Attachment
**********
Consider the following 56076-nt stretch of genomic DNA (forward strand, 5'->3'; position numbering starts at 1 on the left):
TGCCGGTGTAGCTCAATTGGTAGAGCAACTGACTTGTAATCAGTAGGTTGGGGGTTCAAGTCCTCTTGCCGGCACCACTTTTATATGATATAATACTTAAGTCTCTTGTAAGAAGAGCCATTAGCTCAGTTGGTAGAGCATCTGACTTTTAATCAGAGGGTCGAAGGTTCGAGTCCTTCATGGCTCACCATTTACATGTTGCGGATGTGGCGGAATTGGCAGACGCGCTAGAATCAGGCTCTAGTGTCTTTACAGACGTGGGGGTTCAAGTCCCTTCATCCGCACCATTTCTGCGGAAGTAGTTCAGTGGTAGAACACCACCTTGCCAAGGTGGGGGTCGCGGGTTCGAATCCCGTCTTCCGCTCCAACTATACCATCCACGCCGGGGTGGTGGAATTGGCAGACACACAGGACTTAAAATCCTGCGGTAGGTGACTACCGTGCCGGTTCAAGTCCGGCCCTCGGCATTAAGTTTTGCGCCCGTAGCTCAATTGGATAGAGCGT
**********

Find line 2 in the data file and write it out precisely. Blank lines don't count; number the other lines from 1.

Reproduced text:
TGCCGGTGTAGCTCAATTGGTAGAGCAACTGACTTGTAATCAGTAGGTTGGGGGTTCAAGTCCTCTTGCCGGCACCACTTTTATATGATATAATACTTAAGTCTCTTGTAAGAAGAGCCATTAGCTCAGTTGGTAGAGCATCTGACTTTTAATCAGAGGGTCGAAGGTTCGAGTCCTTCATGGCTCACCATTTACATGTTGCGGATGTGGCGGAATTGGCAGACGCGCTAGAATCAGGCTCTAGTGTCTTTACAGACGTGGGGGTTCAAGTCCCTTCATCCGCACCATTTCTGCGGAAGTAGTTCAGTGGTAGAACACCACCTTGCCAAGGTGGGGGTCGCGGGTTCGAATCCCGTCTTCCGCTCCAACTATACCATCCACGCCGGGGTGGTGGAATTGGCAGACACACAGGACTTAAAATCCTGCGGTAGGTGACTACCGTGCCGGTTCAAGTCCGGCCCTCGGCATTAAGTTTTGCGCCCGTAGCTCAATTGGATAGAGCGT